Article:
Georgia Lawmaker And Wife Of Former HHS Secretary: Can People With HIV Be ‘Legally’ Quarantined?

On Tuesday, Republican Georgia state lawmaker Dr. Betty Price (also the wife of disgraced former Trump Health and Human Services Secretary Tom Price) raised eyebrows and ire when she brought up the subject of using “legal” quarantine of HIV patients to curtail the spread of the deadly virus. Representative Price, an anesthesiologist by trade, broached the subject of quarantine at a public committee meeting in a question to Dr. Pascale Wortley. Wortley is a Georgia Department of Public Health employee whose official position is director of the HIV/AIDS Epidemiology Surveillance section of the department.

As CNN reported, the Republican Georgia lawmaker initially appeared hesitant to invoke the subject of quarantine – something that hasn’t been publicly discussed in America since the peak of AIDS hysteria in the early 1980s. However, Price quickly appeared to get over her ethical qualms and dove right into the subject of potential legal methods for quarantining HIV patients to prevent the spread of the virus.

“What are we legally able to do? I don’t want to say the ‘quarantine’ word, but I guess I just said it…. What would you advise, or are there any methods, legally, that we could do that would curtail the spread?”

The Georgia representative went on to describe in detail her reasons for questioning the potential legality of quarantining HIV sufferers, seeming to suggest that recent treatment advances that prolong the lives of HIV patients may have led to a larger population of “carriers” able to spread the disease. According to Price, in the past, HIV sufferers “died more readily,” and once dead were “not posing a risk” of spreading the virus.

“It just seems to me it’s almost frightening the number of people who are living that are potentially carriers — well, they are carriers — but, potential to spread. Whereas, in the past, they died more readily, and then at that point, they are not posing a risk. So, we’ve got a huge population posing a risk if they’re not in treatment.”

Dr. Pascale Wortley declined to answer the Georgia lawmaker’s controversial question regarding the potential quarantine of HIV patients, opting rather to discuss what the State of Georgia is doing to identify and track HIV patients in the interest of public health. Currently, the state is dealing the second-highest rate of new HIV infections across the country, and the conversation leading up to Price’s question was a discussion regarding how to stem the flow of new HIV cases in Georgia.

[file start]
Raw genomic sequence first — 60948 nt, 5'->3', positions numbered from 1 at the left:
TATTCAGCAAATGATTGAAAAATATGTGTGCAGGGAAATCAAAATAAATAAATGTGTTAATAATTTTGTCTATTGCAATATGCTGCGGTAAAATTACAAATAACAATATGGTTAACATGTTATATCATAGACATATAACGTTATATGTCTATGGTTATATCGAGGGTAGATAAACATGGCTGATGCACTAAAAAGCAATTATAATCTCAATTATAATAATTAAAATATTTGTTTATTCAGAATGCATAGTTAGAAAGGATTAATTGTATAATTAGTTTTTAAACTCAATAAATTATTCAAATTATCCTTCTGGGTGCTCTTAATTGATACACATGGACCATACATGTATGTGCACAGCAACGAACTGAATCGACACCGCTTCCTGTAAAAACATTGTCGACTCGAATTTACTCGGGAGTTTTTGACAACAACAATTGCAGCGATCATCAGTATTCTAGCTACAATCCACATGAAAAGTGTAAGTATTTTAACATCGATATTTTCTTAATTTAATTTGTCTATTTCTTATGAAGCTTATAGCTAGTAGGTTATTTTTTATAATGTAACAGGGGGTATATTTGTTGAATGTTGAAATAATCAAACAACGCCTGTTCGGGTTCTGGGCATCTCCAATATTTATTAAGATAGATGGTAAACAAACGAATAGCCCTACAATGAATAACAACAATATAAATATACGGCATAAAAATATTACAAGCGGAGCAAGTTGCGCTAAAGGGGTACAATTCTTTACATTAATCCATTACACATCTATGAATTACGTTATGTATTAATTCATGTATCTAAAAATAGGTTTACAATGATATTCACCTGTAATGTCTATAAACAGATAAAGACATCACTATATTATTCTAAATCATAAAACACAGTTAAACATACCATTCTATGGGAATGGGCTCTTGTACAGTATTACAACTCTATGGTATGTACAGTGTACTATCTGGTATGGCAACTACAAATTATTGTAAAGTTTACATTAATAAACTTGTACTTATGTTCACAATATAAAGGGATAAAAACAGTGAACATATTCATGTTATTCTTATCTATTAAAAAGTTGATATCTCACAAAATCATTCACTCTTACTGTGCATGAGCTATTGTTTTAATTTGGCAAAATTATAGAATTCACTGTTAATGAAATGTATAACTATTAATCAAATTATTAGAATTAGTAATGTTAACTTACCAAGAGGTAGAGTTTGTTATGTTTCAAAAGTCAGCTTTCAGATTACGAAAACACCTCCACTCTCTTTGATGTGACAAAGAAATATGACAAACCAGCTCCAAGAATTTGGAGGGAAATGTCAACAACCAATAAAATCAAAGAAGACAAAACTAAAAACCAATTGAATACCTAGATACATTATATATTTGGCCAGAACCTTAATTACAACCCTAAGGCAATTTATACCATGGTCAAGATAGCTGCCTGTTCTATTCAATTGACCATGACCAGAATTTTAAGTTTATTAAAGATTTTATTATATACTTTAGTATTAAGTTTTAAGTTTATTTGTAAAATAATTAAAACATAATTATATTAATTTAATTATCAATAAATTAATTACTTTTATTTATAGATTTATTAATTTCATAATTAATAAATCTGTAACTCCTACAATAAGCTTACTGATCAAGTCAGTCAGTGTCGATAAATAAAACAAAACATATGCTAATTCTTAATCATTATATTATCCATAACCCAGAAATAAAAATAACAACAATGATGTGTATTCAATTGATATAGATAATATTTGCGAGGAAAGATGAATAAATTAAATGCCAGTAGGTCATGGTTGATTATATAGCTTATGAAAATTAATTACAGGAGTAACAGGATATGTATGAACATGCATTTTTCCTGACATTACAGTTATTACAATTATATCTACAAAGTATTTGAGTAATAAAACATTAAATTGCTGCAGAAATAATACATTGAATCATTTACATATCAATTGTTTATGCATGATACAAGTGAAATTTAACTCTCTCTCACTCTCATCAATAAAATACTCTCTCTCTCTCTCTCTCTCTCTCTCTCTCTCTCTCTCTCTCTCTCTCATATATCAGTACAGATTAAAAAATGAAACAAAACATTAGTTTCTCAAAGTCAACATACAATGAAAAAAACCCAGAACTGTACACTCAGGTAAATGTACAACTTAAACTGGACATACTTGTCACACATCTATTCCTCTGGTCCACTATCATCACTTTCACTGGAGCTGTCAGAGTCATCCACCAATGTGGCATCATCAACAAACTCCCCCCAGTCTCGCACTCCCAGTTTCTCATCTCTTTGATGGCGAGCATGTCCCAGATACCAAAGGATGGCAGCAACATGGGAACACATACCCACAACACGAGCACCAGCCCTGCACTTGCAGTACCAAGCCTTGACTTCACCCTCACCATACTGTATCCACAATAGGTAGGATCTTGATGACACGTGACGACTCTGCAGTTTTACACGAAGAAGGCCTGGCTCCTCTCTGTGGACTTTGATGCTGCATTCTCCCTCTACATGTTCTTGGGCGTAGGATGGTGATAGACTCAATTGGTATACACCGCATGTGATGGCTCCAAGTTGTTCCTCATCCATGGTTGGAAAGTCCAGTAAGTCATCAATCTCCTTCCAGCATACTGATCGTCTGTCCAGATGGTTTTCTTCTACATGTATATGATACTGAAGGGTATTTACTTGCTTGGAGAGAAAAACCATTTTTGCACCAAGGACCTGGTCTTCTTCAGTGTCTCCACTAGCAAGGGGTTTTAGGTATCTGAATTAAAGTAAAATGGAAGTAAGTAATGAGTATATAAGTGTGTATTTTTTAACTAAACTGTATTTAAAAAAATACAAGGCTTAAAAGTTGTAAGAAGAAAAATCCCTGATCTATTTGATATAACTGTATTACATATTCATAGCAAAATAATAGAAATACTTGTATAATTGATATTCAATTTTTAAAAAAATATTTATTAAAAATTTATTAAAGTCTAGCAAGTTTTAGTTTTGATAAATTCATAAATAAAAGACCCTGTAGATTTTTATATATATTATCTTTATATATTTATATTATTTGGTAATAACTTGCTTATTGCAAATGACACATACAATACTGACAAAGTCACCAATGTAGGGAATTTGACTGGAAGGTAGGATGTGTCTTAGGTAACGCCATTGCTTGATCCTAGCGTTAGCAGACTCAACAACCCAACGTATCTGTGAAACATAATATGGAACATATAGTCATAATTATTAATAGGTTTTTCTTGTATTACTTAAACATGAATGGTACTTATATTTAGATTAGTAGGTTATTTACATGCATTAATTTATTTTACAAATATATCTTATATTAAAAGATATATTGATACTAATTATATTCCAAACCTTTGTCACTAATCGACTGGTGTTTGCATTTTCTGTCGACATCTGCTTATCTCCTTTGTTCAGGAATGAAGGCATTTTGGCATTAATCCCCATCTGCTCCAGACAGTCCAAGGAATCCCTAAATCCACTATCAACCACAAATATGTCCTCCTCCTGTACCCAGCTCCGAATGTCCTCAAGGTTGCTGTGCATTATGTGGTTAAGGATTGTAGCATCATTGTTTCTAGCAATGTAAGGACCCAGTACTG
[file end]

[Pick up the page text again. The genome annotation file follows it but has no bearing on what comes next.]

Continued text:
While Dr. Wortley didn’t answer the Georgia lawmaker’s question about HIV and “legal” quarantine, it was heard far and wide and prompted GLAAD to demand an apology from Price. According to Sarah Kate Ellis, president of the advocacy group, Price’s comments were “reprehensible,” particularly because she’s a medical doctor and legislator. What’s more, Ellis said in a written statement that the Georgia representative’s quarantine question is contrary to “basic decency.”

“We have come a long way in how we understand and talk about HIV as a nation, and comments like those made by Georgia State Representative Betty Price fly in the face of that progress, and of basic decency.”

While Betty Price has not come forward with a formal apology for her shocking words regarding the potential legal quarantine of HIV patients in Georgia, New York Daily News reported that the Republican lawmaker has attempted to clarify what she meant. According to a statement, Price claims to have made a “provocative and rhetorical comment” that was “taken completely out of context.” She further added that she does not support the idea of an actual quarantine of HIV patients.

“I do not support a quarantine in this public health challenge and dilemma of undertreated HIV patients.”

Price went on to describe her goal of ensuring that all HIV patients receive and adhere to a proper treatment regimen. Advances in HIV treatment have drastically improved the quality and quantity of life for people infected with the HIV virus, and recent studies indicate that proper treatment of HIV can both add up to a decade to a patient’s life and virtually eliminate the possibility of spreading the deadly virus.

“I do, however, wish to light a fire under all of us with responsibility in the public health arena — a fire that will result in resolve and commitment to ensure that all of our fellow citizens with HIV will receive, and adhere to, a treatment regimen that will enhance their quality of life and protect the health of the public.”

Unfortunately, according to CDC estimates, 1 out of 7 people infected with HIV don’t know that they are carrying the virus, and therefore aren’t receiving treatment. Without treatment, HIV patients have the potential of infecting their sexual partners, further spreading the virus and exacerbating the HIV crisis. In 2014, the CDC estimated that 1.1 million people in the U.S. alone are infected with the HIV virus.

[Featured Image by Andrew Harnik/AP Images]